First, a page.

I haven't ever seen anyone with enough courage to do this, but it would be very refreshing.
Also, I'm not sure if the "condemned" the scripture is talking about is by "man" or by "God". People who are constantly swearing that they are telling the truth tend to lose credibility as you wonder why they feel the need to swear if they are sooo trustworthy. Thus, a defendant in a court of law who continued making comments about swearing that it happened the way he said would likely lose enough credibility with a jury to be "condemned".
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- charcindersLv 71 decade ago
Taking an oath on the Bible does not involve using swear words, it is something along the lines of "I swear to judge the facts set before me fairly and without prejudice...." with one hand on the Bible.
If you are not a Christian you may affirm, which is basically making a promise to judge the facts fairly etc. without any holy book being involved.Source(s): I've been a juror in the UK
- valvoLv 44 years ago
Christians are to no longer swear. US courts admire this so we could respond with a confident or no as scripture facilitates. Mat 5:33 ¶ lower back, ye have heard that it hath been mentioned by using them of old time, Thou shalt no longer forswear thyself, yet shalt carry out unto the Lord thine oaths: Mat 5:34 yet I say unto you, Swear on no account; neither by using heaven; for that's God's throne: Mat 5:35 Nor by using the earth; for that's his footstool: neither by using Jerusalem; for that's the city of the super King. Mat 5:36 Neither shalt thou swear by using thy head, by using fact thou canst no longer make one hair white or black. Mat 5:37 yet permit your verbal substitute be, Yea, yea; Nay, nay: for in any admire is extra beneficial than those cometh of evil.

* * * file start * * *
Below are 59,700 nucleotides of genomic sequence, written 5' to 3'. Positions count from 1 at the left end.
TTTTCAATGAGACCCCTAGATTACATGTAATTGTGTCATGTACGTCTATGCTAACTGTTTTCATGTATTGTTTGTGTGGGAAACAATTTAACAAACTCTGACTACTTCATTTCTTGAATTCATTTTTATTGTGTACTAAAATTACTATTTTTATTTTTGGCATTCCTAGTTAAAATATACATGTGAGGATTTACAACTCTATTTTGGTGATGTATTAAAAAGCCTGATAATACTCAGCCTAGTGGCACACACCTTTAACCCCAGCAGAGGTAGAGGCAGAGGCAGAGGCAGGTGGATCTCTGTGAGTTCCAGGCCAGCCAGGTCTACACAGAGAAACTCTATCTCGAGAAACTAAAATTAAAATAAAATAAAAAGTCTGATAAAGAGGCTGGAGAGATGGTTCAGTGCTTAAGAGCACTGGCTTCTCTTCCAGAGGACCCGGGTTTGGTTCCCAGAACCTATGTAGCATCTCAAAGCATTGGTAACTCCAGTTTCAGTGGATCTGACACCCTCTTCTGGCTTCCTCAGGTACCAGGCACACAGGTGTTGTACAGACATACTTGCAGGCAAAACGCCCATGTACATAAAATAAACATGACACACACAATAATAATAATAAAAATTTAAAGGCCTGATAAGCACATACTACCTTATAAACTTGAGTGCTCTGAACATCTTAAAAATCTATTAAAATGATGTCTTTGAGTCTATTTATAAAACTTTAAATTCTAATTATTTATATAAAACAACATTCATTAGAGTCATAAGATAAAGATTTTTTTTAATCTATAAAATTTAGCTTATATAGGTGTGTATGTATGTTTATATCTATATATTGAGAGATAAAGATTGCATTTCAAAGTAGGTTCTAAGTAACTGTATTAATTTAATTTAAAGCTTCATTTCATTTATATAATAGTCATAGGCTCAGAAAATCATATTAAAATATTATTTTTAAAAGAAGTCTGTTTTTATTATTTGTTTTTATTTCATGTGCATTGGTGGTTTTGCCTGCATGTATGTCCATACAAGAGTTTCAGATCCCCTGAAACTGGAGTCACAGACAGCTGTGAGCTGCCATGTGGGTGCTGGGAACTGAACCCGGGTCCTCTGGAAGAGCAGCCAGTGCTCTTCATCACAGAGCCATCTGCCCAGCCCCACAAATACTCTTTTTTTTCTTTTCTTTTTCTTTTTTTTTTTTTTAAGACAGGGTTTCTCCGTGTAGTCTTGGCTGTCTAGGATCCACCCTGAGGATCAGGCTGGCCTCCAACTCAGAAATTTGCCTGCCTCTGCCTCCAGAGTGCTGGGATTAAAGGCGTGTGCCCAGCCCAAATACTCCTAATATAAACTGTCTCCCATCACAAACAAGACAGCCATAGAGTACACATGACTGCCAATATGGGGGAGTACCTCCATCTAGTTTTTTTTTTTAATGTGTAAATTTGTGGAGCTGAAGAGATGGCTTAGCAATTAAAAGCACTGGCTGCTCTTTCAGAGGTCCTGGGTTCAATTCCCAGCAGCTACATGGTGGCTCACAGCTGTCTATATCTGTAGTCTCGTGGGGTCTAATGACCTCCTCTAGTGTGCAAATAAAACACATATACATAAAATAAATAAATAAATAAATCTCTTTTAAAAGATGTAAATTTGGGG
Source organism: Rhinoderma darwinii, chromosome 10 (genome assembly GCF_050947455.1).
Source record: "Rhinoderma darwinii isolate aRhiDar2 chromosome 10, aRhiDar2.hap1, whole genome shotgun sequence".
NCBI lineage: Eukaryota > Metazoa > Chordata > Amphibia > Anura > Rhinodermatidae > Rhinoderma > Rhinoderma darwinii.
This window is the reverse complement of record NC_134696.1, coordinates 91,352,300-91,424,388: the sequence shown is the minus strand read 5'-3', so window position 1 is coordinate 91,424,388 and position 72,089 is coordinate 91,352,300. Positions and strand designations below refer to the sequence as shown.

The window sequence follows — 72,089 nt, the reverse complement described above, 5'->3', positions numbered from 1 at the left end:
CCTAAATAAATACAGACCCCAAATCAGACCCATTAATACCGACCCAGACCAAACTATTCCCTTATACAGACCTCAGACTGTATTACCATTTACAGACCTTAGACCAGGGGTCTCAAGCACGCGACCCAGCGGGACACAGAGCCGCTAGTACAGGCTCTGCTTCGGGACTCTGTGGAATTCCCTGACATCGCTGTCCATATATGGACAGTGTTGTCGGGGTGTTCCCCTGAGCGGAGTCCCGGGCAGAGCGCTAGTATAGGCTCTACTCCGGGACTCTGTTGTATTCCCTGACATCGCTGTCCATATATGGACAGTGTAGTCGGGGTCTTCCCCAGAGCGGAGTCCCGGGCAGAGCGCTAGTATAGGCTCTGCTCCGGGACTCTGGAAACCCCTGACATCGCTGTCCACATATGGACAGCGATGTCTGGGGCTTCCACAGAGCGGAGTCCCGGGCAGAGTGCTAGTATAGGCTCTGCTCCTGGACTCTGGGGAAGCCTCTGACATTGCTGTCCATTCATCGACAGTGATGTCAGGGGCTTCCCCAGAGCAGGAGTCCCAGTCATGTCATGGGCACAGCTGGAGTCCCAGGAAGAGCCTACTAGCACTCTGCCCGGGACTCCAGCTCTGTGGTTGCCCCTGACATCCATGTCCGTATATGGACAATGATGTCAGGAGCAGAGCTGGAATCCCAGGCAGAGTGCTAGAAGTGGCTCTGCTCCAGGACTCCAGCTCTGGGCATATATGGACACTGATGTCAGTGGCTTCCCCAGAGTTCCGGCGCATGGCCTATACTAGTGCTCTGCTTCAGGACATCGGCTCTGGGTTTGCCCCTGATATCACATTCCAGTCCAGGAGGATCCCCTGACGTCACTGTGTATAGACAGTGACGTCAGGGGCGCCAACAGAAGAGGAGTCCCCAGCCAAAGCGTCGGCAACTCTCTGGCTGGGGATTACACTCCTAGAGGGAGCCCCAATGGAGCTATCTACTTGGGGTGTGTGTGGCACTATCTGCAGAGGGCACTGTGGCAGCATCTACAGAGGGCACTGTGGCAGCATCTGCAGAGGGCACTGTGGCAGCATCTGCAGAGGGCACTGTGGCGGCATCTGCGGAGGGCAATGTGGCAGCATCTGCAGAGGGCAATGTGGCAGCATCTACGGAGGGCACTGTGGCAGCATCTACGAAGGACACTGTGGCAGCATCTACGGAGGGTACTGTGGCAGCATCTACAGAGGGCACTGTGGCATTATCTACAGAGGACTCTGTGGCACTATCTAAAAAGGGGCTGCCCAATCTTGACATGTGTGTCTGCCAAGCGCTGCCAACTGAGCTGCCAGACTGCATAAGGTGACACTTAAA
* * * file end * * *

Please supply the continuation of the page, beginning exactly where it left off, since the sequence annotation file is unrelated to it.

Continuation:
- MythBusterLv 61 decade ago
There is an opt out of this requirement for people who find this requirement unacceptable to their faith. I know for definite that Jehovah's Witnesses will not swear on the Bible but I am unsure about any other faith
I am sure that if you feel strongly about it you atheists can opt out too.
- 1 decade ago
You have made a very interesting question, but then again the bible says not to judge people but christians do that all the time so they are going to hell for that either way
- Anonymous1 decade ago
'Swearing' doesn't mean saying rude words or blaspheming....it means promising to tell the truth. People usually don't like telling lies on something sacred to them. Atheists could probably swear 'on the life of my child', a Muslim could swear on the Koran, a Jew on the Torah etc. Once you've sworn an oath....if you're then found to have told a lie you could be prosecuted for perjury.
- Anonymous1 decade ago
You take an oath using the Holy book relevant to you or if you do not wish to use religious item you simply affirm to tell the truth. You don't actually swear or even blaspheme.